Facebook has alerted around 50,000 people who the company believes were targeted by "cyber mercenaries" - private companies often hired by authoritarian states to spy on individuals.
The victims included "journalists, dissidents, critics of authoritarian regimes, [and] families of opposition and human rights activists" the company warned in a threat report published on Thursday.
The mercenaries targeting these individuals were similar to NSO Group, the Israeli spyware firm recently sanctioned by the US government, but Meta said: "NSO is only one piece of a much broader global cyber mercenary industry."
Alongside the alerts sent to victims, Meta said it had disabled seven entities that had been targeted people in over 100 countries as well as issued cease and desist letters.
The seven surveillance-for-hire groups are based in China, Israel, India and North Macedonia the company said, from where they "indiscriminately" targeted people in over 100 countries.
Meta said these organisations violated multiple community standards and terms of service rules and have been permanently banned.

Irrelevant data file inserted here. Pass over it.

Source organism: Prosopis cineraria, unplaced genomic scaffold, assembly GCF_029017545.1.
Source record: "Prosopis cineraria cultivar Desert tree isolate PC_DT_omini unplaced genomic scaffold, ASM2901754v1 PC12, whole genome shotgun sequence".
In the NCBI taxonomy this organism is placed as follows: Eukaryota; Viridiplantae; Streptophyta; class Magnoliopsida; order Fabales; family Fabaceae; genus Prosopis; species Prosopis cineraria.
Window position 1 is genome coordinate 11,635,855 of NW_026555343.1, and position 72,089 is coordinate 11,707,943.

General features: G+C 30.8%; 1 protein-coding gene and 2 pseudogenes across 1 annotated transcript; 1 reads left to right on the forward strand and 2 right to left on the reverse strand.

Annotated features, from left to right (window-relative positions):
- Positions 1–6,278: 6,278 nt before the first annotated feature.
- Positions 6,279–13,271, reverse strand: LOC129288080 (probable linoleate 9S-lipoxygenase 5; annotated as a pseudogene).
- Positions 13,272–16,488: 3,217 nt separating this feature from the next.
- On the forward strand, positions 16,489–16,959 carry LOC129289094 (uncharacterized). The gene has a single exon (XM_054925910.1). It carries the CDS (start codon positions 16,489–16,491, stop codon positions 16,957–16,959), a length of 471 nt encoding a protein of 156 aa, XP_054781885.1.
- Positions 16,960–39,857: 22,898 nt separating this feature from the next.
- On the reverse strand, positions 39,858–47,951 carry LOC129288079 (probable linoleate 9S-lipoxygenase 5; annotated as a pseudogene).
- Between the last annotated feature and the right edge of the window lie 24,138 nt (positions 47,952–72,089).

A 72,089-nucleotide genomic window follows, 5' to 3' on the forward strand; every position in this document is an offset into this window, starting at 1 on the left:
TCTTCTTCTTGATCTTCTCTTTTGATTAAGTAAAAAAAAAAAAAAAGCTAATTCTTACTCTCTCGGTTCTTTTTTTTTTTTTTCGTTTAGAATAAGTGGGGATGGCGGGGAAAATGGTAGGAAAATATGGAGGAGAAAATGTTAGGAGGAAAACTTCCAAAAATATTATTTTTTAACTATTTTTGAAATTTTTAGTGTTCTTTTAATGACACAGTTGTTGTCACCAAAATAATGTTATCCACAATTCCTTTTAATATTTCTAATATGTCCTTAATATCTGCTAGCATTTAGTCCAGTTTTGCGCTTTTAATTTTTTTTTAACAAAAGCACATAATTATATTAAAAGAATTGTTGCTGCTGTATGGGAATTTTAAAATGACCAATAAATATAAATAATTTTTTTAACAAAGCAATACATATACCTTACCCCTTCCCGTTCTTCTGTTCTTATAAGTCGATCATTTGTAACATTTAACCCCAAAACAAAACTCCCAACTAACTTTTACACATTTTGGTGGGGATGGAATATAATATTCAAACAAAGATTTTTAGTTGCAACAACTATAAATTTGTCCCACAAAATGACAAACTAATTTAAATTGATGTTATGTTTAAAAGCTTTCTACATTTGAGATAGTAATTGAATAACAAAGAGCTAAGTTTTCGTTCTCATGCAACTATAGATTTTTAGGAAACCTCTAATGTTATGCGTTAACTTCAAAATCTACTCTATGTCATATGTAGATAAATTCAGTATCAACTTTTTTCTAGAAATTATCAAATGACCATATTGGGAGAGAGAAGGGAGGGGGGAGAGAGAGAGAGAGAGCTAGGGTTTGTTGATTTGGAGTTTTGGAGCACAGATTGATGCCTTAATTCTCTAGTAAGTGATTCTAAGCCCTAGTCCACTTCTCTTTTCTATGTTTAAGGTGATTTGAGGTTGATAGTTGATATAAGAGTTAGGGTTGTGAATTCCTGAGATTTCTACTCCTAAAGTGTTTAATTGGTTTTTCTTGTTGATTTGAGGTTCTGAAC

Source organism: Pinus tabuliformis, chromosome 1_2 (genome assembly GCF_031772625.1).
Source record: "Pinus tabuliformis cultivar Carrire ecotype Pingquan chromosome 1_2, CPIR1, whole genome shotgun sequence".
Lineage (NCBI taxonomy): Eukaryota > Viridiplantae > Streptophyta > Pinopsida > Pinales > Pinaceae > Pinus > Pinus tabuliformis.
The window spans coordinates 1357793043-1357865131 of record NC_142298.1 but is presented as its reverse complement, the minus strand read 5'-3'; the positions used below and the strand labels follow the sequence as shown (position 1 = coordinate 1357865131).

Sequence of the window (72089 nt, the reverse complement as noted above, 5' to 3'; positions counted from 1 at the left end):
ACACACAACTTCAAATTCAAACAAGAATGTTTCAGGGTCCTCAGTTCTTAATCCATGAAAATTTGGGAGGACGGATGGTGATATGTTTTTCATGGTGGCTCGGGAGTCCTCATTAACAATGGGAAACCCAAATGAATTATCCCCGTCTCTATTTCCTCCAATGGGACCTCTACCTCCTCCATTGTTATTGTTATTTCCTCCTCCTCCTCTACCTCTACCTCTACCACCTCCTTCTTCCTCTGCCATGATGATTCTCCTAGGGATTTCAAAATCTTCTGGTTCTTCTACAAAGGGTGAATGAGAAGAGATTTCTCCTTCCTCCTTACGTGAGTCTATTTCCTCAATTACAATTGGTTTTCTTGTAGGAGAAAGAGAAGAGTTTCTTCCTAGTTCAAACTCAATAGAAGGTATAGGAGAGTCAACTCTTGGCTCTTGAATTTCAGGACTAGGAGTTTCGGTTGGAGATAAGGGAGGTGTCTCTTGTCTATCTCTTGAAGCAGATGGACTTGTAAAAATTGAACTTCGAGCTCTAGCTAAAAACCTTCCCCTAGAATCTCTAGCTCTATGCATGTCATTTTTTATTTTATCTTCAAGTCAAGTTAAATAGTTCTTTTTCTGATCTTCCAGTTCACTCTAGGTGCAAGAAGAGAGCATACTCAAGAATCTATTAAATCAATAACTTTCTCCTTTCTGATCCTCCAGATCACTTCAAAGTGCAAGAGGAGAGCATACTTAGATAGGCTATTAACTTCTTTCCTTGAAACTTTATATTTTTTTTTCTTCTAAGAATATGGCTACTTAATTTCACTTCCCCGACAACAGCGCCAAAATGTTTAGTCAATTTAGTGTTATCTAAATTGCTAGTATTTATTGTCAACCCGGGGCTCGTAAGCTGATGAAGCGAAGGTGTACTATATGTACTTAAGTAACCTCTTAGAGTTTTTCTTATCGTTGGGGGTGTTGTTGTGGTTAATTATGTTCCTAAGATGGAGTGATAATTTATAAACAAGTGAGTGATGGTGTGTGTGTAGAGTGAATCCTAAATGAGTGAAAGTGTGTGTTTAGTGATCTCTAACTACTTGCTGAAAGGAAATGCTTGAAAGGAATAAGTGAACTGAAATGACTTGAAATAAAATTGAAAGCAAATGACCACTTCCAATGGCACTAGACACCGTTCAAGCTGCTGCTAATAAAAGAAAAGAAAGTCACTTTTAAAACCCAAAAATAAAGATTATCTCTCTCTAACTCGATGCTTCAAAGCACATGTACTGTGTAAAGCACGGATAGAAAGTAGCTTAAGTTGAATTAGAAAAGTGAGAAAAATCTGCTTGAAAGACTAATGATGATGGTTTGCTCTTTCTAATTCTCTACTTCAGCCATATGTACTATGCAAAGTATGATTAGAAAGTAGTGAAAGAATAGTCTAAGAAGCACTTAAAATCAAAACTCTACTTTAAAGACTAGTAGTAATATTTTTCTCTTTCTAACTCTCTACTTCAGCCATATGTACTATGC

Sky News did not immediately receive a response from the companies which Meta named.
"The existence and proliferation of these services worldwide raises a number of important questions," wrote David Agranovich and Mile Dvilyanski, senior cyber security specialists at the firm with backgrounds working for the US government.
"While these cyber mercenaries often claim that their services and surveillanceware are meant to focus only on criminals and terrorists, our own investigation, independent researchers, our industry peers and governments have demonstrated that targeting is indeed indiscriminate."
It follows the words of the head of the UK National Cyber Security Centre, Lindy Cameron, who earlier this year issued a warning about "the commercial market for sophisticated cyber exploitation products".
"Those with lower capabilities are able to simply purchase techniques and tradecraft - and obviously these unregulated products can easily be put to use by those who don't have a history of responsible use of these techniques.
"We need to avoid a marketplace for vulnerabilities and exploits developing that makes us all less safe," Ms Cameron added.
Meta - which first sued NSO Group over a WhatsApp hack - said it was encouraged to see Microsoft and Apple, as well as the US Government, "begin to draw attention to this threat and take action against it".
"For our collective response against abuse to be effective, it is imperative for technology platforms, civil society and democratic governments to raise the costs on this global industry and disincentivise these abusive surveillance-for-hire services.
"Our hope with this threat report is to contribute to this global effort and help shine the light on this industry," the statement added.